Most of Tashkent was flattened during the 1966 earthquake in which some 200 people died, and 300,000 were left homeless. They’ve rebuilt the city with help from the Russians (originally the Soviet Union, of course,) and the Japanese. Today it is a city of wide roads, tree lined boulevards and is shaping up to be a very attractive city. There are large parks and the people seem warm and hospitable. Many of course want to try out their English language skills so there are endless repetitions of “where are you from?” “how are you?” and so on.
We visited a lovely maddrassah – like most it now acts as a place of tourist shops. The associated mosque was also new, but had the massive distinction of holding the oldest copy of the Koran. This book was originally situated in Samarkand but the Soviets took it to Moscow and thence to St Petersburg where six copies of the work were made.
Subsequently, through a complicated series of museum manoeuvres through Central Asian countries, it worked it’s way back to Turkmenistan. They also hold one of the copies here. The original is made from deer skin, is hand bound and looks distinctly antique. It dates from the 8th century, so in the Muslim world must almost date from ground zero. It was published (if that’s the word) within a generation of the Prophet’s death.
Unfortunately we weren’t allowed to take photos, but it was a magnificent thing to see. Also contained in the building were numerous other copies of the Koran – from the 10th century to the present. Some plain, some highly elaborate.
We were equally unable to take photos in the recently opened Tashkent underground. Each station is decorated in unique and very beautiful fashion. The first we visited was full of lovely dark green ceramic pillars, with fascinating art work on the walls.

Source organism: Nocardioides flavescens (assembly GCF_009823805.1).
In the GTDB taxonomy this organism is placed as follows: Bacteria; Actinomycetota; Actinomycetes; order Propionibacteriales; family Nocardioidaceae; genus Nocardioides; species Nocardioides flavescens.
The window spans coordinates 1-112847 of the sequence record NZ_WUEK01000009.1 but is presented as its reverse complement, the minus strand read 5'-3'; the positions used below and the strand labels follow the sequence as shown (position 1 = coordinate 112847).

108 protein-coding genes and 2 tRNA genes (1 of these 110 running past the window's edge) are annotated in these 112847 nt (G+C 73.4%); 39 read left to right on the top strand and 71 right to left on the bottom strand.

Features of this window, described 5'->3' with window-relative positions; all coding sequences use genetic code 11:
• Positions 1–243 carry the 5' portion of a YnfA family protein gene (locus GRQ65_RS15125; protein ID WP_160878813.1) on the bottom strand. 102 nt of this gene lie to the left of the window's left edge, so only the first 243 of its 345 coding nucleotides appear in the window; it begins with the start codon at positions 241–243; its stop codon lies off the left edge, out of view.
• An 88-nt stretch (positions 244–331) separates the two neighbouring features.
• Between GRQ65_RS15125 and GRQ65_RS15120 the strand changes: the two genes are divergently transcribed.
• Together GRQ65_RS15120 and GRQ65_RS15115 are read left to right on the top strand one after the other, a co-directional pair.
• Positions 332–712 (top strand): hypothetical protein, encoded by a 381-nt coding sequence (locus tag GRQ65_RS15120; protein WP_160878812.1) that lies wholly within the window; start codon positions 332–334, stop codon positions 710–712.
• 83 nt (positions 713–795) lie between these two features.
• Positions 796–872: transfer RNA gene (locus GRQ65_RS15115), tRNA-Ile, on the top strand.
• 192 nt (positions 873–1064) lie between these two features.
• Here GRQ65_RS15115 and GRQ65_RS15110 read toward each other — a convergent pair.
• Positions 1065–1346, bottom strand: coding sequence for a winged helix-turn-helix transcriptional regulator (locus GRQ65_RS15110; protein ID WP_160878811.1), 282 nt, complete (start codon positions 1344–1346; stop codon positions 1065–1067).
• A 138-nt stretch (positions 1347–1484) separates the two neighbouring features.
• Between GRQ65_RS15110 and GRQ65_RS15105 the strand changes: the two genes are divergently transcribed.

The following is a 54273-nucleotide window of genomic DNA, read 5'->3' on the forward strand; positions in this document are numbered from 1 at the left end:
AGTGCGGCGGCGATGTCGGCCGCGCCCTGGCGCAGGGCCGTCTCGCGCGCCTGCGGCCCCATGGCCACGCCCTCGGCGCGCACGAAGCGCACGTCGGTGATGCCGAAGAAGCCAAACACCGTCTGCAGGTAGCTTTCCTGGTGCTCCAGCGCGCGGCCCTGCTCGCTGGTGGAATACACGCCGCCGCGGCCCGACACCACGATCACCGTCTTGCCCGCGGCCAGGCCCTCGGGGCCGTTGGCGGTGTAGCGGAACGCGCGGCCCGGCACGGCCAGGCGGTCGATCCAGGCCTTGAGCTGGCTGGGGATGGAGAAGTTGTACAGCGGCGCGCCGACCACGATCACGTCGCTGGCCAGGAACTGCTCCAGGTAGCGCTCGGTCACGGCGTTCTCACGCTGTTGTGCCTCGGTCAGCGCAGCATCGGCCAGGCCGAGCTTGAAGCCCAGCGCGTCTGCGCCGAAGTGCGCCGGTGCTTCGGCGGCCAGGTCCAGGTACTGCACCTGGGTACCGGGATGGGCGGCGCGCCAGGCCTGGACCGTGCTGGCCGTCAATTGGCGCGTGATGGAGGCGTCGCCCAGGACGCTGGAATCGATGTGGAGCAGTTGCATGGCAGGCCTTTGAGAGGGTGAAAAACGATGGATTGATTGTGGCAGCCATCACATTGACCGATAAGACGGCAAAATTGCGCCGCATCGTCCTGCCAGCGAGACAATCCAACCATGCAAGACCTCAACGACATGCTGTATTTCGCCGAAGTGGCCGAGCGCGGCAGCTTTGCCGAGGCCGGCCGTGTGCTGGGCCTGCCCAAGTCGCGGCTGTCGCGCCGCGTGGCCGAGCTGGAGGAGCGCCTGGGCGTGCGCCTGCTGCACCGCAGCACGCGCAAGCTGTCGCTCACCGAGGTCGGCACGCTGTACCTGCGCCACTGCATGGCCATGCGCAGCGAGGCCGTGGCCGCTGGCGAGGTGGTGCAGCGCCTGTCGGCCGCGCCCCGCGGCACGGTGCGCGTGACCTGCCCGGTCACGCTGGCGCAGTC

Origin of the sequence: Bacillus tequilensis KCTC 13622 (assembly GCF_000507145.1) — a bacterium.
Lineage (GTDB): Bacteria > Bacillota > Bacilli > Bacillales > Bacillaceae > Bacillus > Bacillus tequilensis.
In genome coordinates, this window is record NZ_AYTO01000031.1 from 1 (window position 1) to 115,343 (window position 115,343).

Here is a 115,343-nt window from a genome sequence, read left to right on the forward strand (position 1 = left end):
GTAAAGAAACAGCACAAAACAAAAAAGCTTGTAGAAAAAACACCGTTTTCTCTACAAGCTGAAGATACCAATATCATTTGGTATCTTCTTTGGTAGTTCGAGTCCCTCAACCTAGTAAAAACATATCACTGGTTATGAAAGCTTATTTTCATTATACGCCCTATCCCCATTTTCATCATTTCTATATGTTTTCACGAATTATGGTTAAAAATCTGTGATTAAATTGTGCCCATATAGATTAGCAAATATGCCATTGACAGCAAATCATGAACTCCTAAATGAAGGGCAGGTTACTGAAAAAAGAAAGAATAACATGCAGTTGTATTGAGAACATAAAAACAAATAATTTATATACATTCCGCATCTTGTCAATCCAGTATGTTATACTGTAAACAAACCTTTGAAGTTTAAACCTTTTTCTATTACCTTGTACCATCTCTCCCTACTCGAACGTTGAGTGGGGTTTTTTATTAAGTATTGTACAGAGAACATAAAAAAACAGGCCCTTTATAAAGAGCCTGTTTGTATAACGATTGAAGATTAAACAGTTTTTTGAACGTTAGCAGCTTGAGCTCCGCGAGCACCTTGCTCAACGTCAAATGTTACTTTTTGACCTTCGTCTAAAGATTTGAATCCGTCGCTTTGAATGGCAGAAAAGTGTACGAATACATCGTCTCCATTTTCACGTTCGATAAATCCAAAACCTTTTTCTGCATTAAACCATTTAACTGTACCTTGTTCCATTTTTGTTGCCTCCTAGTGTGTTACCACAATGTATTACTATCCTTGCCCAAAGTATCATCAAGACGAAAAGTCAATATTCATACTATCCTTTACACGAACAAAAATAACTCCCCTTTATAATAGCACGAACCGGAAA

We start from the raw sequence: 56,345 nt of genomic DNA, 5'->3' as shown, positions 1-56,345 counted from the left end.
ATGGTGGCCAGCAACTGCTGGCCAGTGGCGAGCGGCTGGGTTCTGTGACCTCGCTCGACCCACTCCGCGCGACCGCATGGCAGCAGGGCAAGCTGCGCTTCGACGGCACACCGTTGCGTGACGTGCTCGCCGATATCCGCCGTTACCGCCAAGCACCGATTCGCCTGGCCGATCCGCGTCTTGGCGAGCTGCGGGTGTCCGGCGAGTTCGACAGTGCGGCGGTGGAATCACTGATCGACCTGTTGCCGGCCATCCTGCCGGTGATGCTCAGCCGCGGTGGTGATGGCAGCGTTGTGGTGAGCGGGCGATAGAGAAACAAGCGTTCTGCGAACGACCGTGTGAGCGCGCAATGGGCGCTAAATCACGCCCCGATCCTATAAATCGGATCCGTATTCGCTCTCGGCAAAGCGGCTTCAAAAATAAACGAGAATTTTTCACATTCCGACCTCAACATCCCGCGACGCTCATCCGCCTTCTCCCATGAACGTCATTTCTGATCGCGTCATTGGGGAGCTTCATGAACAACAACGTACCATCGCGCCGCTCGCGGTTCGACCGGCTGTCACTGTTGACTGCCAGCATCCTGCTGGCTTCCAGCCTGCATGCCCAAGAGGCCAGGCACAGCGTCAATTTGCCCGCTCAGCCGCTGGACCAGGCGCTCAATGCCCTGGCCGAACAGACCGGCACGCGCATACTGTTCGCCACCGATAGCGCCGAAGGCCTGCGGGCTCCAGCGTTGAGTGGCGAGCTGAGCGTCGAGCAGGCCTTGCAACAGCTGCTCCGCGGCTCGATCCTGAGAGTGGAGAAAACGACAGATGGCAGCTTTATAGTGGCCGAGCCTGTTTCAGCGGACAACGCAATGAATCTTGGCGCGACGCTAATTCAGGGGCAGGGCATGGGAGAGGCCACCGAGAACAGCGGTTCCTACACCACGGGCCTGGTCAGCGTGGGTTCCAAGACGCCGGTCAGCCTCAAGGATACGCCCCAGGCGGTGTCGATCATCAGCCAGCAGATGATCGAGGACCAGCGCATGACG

Two stations later the station was decorated to reflect Uzbekistan’s connection to Russian space exploration. A third had chandeliers. Unfortunately, security concerns mean that no photos are to be had unless you go on line and Google them. It was well worth the visit.
Tonight we say goodbye to four of our companions. We’ve had a lot of fun and shared so many experiences. I shared the Hamman in Bukhara with two of the women who are leaving, and I can testify to us all being sisters under the skin.
I believe four new people will take their place.
Rather disturbingly Neil has shown us photos of the camping area we are due to stay at in Kyrgyzstan. It is currently covered in snow, and new snow is still falling. As the temperature here today is about 30 degrees, it’s going to be a shock to the system to be bush camping in sub-zero conditions. The guides are considering their options. Frankly, I’m up for camping in a yurt in those conditions – the idea of setting up in our small tents is rather less appealing.
Once we leave Uzbekistan we will have no internet connectivity until we each Bishkek. As Cavan and I will be flying directly from Bishkek to Dubai, this probably means that we will be completely unreachable for about two weeks and of course I won’t be able to post any updates. I guess this is what they mean when they talk about living off the grid.
Madrassah in Tashkent
Times of worship at the mosque
Rather brutal Soviet housing
Sheep grazing in the centre of Tashkent